Solving peat fires problem continues to be a constant struggle in Indonesia as more hotspots are identified during the dry seasons. A number of research has been carried out to understand the most sufficient way to suppress peat fires using a range of different methods. This research was focused on the suppression of peat fire by using foaming-based suppression agent in the laboratory scale experiments. Experiments were carried out to explore the effect of foam suppression system on tropical peat fires. A solution of Class A Foam with a concentration of 3% was used to suppress Kalimantan peat fire with a density of ±0.3g/cm3. Sample used in the experiments was taken from Tumbang Nusa Village, Pulang Pisau District, Central Kalimantan Province, with a coordinate of S: -3°47′34″, E: 113°55′15″. This experiment will explore how many foam layers of certain heights are needed in order to extinguish peat fire. Peat sample was put in a 10x10x10 cm3 reactor, where a coil heater was turned on at 80 - 100W for 30 minutes to initiate a smouldering front. A set of type K thermocouples and infrared thermographs were used to explore the suppression mechanism that occurs. As the smouldering front moved away from the igniter to the other end of the reactor, foam with different thickness was poured on top of the peat to explore the effect of varying thickness on the suppression of peat fire. From the series of experiments, it was observed that there was a correlation between the thickness of the foam layer and the suppression of peat fires. The thickness of 10cm was found to be the most effective in terms of time at extinguishing peat fire. An average amount of 3.8L of foam per kilogram of Kalimantan peat was needed to extinguish peat fire. It was also found that the average amount of water needed to suppress peat fire using foam method was 3.4L/kg.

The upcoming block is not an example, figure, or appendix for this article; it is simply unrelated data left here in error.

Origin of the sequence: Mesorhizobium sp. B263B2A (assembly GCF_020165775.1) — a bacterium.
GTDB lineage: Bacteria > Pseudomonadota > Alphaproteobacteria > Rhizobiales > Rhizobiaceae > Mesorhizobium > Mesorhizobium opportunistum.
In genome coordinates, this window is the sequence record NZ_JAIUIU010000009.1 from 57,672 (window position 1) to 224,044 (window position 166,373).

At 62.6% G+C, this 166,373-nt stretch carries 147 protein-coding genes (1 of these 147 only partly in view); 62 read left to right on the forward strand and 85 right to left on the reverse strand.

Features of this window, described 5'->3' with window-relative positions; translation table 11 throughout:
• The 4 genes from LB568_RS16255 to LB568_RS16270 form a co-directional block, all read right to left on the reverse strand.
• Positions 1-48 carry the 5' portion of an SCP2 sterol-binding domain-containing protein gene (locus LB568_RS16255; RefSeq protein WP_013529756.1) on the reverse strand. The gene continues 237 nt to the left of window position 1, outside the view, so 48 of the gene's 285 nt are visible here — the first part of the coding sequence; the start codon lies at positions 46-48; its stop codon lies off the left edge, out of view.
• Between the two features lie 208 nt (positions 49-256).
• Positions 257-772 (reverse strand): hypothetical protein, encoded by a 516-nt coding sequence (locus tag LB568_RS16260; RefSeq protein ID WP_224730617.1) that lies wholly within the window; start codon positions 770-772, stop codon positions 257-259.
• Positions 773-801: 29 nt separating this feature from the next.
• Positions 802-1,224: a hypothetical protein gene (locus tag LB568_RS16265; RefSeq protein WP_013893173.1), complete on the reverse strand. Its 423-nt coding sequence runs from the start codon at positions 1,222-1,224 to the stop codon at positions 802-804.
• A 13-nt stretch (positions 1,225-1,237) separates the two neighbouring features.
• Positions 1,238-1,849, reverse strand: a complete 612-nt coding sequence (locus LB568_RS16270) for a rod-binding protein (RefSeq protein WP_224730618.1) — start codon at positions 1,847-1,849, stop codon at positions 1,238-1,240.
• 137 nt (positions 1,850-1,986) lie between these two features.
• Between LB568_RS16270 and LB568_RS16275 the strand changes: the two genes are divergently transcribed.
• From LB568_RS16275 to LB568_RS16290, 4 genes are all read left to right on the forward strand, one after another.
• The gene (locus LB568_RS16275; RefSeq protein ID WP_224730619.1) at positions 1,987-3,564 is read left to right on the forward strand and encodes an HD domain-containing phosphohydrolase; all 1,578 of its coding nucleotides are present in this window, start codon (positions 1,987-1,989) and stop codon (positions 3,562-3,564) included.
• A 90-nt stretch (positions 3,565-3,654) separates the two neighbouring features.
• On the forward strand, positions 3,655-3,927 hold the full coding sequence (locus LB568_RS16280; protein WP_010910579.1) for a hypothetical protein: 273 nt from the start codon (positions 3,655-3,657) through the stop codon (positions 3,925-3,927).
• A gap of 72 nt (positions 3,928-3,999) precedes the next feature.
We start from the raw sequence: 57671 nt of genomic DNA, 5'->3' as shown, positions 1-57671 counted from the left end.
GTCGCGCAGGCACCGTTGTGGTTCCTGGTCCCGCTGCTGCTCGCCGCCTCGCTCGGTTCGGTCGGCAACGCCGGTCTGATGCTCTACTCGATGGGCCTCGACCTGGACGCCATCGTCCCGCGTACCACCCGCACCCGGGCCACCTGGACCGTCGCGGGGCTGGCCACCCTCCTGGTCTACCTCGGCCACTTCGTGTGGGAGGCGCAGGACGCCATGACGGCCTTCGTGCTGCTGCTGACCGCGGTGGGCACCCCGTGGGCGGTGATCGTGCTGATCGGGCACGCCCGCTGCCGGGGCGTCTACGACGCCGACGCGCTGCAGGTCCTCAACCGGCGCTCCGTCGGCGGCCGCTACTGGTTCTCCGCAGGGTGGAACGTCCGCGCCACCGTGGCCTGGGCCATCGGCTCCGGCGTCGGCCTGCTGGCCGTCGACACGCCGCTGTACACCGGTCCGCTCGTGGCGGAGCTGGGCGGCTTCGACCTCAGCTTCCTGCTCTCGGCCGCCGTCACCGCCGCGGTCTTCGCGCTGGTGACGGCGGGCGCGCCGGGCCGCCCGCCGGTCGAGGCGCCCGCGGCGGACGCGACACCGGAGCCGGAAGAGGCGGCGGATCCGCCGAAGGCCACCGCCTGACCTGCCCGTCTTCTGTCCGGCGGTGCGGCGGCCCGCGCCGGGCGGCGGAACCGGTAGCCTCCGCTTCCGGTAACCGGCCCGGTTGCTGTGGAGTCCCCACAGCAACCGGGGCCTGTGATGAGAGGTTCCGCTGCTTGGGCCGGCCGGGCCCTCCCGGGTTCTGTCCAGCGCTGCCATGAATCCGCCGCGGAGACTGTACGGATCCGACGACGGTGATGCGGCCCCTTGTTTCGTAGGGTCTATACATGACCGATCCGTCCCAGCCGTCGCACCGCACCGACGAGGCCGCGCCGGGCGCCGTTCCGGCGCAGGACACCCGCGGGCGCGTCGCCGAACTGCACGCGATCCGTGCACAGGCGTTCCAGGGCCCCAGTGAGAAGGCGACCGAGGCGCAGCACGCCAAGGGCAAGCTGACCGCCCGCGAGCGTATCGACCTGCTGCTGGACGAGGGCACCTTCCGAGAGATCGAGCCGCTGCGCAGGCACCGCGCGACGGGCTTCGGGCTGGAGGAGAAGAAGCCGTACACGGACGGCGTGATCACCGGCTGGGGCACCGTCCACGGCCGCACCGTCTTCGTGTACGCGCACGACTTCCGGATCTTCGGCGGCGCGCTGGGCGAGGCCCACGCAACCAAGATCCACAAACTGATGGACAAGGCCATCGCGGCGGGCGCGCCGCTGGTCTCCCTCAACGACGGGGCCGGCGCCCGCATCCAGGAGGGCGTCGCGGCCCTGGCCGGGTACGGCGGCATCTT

|Journal of Physics: Conference Series
|Published - 14 Nov 2018
|3rd European Symposium on Fire Safety Science, ESFSS 2018 - Nancy, France
Duration: 12 Sept 2018 → 14 Sept 2018
- fire suppression
- peat fire